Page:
The history of computer programming is rich with self-reflexive language games, games which either code self-reflexivity into algorithmic machine instructions or algorithmic instructions into everyday language. Perhaps the most basic example of the former are "Quines", program sourcecode which, as a software equivalent of von Neumann's self-reproducing automata, generates an exact copy of itself (see <http://www.nyx.net/~gthompso/quine.htm>) while recursive acronyms like "GNU" for "GNU's Not Unix" (which iterates infinitely when dissected into its component words) may be the the most promiment example of the latter.
From the opposite angle, there is a longer history of artists and poets using computer instruction and protocol code as material. In its 1962 manifesto, the French Oulipo group around the poet Raymond Queneau and the mathematician Francois le Lionnais proposed to use computers for poetic games, process text with Markov chains (just as a number of more contemporary digital arts works like Charles O. Hartman's and Hugh Kenner's "Virtual Muse" poems, Ray Kurzweil's "Cybernetic Poetic" and Cornelia Sollfrank's "Net.art generators") and write poetry in the Algol programming language. In the early 1970s, Le Lionnais and Noël Arnaud published poetry written in Algol code which, just as the early Perl Poetry of Larry Wall and Sharon Hopkins from 1990. Even where their code did not properly compile and run on computers, it took artistic advantage of the fact that any digital code is potentially machine-executable and at least twice readable as sourcecode and output. In comparison to digital artforms whose output is not code, Algol and Perl poems even have the potential to contaminate and short-circuit both instances of digital data.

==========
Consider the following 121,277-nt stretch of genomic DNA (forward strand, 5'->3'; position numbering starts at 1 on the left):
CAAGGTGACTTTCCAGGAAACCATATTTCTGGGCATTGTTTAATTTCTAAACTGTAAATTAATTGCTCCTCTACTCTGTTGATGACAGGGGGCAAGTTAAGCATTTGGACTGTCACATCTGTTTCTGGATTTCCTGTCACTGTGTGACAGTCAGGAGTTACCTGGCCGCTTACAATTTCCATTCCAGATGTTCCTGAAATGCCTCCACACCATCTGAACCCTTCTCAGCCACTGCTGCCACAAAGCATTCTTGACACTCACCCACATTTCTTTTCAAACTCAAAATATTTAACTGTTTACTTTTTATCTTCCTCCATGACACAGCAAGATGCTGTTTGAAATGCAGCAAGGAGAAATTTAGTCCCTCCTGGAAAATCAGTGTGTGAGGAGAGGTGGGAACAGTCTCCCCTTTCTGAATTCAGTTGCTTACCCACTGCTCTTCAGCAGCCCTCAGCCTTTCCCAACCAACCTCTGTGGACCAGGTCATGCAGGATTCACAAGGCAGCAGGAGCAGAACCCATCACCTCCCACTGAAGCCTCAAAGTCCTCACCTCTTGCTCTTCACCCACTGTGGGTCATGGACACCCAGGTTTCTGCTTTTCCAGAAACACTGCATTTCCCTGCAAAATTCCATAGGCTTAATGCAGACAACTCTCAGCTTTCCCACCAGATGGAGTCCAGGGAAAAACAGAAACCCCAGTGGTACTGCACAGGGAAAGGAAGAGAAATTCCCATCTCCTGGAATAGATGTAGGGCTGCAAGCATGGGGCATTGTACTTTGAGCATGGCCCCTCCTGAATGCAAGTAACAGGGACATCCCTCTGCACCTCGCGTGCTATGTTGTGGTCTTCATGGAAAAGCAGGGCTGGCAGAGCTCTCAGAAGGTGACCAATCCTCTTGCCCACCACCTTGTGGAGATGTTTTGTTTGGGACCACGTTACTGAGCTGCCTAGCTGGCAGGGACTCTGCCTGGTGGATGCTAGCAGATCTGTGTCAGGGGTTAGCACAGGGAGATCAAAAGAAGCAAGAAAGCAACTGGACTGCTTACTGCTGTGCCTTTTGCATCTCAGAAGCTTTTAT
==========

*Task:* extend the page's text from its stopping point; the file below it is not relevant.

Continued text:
While no other form of net art and net poetry is structurally as closely linked to computing as programming code poetry, more recent net art and net poetry takes an aesthetic step beyond the former in modelling its language after programming and protocol code without strictly reproducing its logic. The code poetry of, among others, mez, Alan Sondheim and Ted Warnell seems to build on two developments a) the re-coding of traditional pictorial ASCII art into amimetical noise signals by net artists like Jodi, antiorp, mi-ga and Frederic Madre, (b) the mass-proliferation of programming language syntax through web and multimedia scripting languages and search engines. For the reader of mez's "netwurks", it remains all the more an open question whether the "mezangelle" para-code of parentheses and wildcard characters only mimicks programming languages or is, at least partially, the product of programmed text filtering.
In my view, code poetry reveals that digital poetry has been misperceived in the last ten years, with too much attention for elborate interfaces - "hypertext" itself is nothing more than such an interface - and too little attention for structures coded into its very language.